However, during this trial, the Supreme Court deviated from HUD’s 2013 rule to diminish the likelihood of “abusive disparate impact claims.”

New standards, including a “robust causality” burden, protected defendants against potentially arbitrary claims. Instead of relying on statistical data, plaintiffs were expected to prove that the defendant’s policy directly caused a disparity.

2019: HUD issues proposed regulation shifting the burden of proof

In what seemed to be an effort to clarify how disparate impact cases were brought to court, HUD issued proposed guidelines that would change the burden of proof in disparate impact cases to more closely align with the Supreme Court ruling of 2015.

The proposed rule would force the plaintiff to anticipate the defendant’s case and preemptively fight against it. The plaintiff would also need to show that a different, non-discriminating policy would be just as profitable for the defendant.

The guidelines also provided protections for businesses that used algorithms to make decisions that had discriminatory effects, and also disincentivized businesses from collecting data that could ultimately prove discrimination.

This proposed regulation was considered a blow for equal rights, as it would make disparate impact cases more difficult to bring to court.

2020: New HUD rule is enacted

The finalized HUD rule just recently took effect in October of 2020. With little deviation from the 2019 proposal, this new rule adds a layer of complexity to the burden of proof required of the plaintiff in disparate impact cases.

Under this new rule, plaintiffs are required to show significant evidence in order for their claim to be sustained. The evidence includes proof that the policy in question is both arbitrary and unnecessary for doing business.

In addition to the previous (2013) standard that a disparity exists and is statistically significant, the new rule also requires proof that the discrimination was both directly connected to and directly caused by the policy in question.

The National Low Income Housing Coalition (NLIHC) recognizes several problems with this new rule, stating that a “preponderance” of evidence requires unnecessary guesswork on the part of the plaintiff and that language surrounding alternative policies proposed by the plaintiff seems to prioritize the defendant’s profits over eliminating discrimination.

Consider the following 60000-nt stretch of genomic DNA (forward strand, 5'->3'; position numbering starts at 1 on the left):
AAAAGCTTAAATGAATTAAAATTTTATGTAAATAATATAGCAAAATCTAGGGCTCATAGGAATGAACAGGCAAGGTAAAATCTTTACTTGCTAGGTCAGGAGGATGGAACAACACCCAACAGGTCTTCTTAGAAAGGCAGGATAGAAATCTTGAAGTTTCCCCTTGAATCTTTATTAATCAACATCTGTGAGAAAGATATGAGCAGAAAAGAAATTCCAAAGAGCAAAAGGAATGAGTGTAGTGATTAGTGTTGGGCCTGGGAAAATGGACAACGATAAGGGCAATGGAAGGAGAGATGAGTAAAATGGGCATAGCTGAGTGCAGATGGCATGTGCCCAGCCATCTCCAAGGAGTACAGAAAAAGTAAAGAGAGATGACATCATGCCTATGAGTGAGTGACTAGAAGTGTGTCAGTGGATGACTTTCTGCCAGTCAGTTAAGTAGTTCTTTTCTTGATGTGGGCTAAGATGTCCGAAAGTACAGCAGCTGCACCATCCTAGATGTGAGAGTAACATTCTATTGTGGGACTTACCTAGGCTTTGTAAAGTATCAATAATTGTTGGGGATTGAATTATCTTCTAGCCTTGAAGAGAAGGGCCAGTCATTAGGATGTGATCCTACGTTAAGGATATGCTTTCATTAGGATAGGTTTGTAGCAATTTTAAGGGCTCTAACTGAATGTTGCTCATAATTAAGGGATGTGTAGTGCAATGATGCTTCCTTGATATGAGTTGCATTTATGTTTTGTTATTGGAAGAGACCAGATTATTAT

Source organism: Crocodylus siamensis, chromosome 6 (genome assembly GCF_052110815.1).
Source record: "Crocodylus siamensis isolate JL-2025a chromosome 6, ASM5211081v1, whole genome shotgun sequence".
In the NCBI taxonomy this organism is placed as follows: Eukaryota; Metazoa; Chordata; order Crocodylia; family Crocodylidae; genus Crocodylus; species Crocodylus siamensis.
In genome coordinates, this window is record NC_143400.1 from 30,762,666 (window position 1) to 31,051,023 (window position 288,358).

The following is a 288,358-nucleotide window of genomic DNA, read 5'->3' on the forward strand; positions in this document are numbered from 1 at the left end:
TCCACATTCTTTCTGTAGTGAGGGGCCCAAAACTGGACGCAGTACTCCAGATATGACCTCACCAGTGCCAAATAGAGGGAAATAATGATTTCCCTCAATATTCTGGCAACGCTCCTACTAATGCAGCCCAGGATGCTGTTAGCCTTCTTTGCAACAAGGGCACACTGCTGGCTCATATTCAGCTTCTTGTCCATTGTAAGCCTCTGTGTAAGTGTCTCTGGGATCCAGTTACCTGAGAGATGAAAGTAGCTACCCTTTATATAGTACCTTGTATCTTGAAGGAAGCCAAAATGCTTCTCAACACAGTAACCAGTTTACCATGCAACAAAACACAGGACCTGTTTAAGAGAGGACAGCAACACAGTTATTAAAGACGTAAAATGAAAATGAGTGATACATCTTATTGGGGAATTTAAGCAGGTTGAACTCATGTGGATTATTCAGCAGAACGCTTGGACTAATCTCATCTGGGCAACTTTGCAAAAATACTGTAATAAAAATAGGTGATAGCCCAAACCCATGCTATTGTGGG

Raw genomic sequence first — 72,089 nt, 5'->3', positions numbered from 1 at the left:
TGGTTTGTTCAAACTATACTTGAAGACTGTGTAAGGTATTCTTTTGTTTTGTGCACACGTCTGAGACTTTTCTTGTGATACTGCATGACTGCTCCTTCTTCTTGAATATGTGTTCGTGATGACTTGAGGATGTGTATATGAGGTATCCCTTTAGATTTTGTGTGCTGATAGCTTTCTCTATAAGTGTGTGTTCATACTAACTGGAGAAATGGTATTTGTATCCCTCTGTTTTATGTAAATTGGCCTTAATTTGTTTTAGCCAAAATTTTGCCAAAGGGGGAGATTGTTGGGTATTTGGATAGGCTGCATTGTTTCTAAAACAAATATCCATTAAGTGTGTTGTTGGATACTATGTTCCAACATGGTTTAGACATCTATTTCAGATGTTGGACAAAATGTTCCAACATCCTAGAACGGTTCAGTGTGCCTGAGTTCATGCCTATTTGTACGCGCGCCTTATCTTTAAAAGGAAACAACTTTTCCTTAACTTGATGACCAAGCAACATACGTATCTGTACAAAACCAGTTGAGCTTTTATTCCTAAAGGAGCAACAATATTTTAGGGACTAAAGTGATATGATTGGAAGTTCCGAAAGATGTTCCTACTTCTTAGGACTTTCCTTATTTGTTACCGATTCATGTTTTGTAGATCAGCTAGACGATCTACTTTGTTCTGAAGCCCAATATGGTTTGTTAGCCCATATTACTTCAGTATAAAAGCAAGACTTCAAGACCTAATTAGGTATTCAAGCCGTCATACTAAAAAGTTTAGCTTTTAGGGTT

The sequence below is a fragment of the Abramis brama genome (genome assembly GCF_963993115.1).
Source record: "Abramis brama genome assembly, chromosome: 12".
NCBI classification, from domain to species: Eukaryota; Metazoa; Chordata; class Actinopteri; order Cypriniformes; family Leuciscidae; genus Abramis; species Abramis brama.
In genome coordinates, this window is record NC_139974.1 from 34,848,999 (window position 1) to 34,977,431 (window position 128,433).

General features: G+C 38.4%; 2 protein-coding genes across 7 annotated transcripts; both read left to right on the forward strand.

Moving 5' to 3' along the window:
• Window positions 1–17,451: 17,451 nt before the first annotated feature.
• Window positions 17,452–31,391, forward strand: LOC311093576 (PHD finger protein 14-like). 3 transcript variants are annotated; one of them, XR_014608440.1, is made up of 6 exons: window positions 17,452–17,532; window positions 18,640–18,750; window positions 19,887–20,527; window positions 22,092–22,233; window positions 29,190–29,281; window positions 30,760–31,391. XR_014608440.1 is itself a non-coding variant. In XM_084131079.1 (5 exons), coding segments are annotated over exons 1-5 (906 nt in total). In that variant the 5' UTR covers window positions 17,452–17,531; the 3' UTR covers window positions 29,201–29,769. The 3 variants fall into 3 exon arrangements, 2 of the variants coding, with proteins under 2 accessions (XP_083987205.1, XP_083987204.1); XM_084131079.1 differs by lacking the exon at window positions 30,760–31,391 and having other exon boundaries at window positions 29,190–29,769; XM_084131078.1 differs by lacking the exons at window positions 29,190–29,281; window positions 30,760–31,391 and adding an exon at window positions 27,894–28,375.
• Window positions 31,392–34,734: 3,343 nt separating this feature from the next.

A claim used to report disparate impact.
Source: (Bignai / Shutterstock)

How can you report a claim for disparate impact in housing?

Though this newest HUD rule makes it difficult to bring a disparate impact case to court, equality in housing is never a lost cause.

If you experience disparate impact in the housing sector, your first step could be to file a complaint with HUD, either by phone, mail, or online form.

This complaint could cover claims felt during the practice of:

  • Renting or buying a home
  • Getting a mortgage
  • Seeking housing assistance
  • Engaging in other housing-related activities

And disparate impact might be caused by a:

  • Property manager
  • Property owner
  • Developer
  • Real estate agent
  • Mortgage lender
  • Homeowners association
  • Insurance provider
  • Another individual or entity involved with housing

If you need legal assistance to determine whether your disparate impact case can be brought to trial, consider contacting your local (statewide) housing coalition or housing advocacy group, which should be able to connect you with legal counsel. These groups may also sometimes file class-action suits on behalf of a group of people who have experienced disparate impact.

In addition, NLIHC has put out an Advocacy Guide, which highlights many ways to get involved in the cause of equal housing opportunities, including lobbying, volunteering, organizing, and communicating with the media.

Disparate impact is unintentional, but it is far from harmless. Understanding what it is and how to spot it (and prove it) can help make housing a more equal space for everybody.

Header Image Source: (Chris Zueger / Unsplash)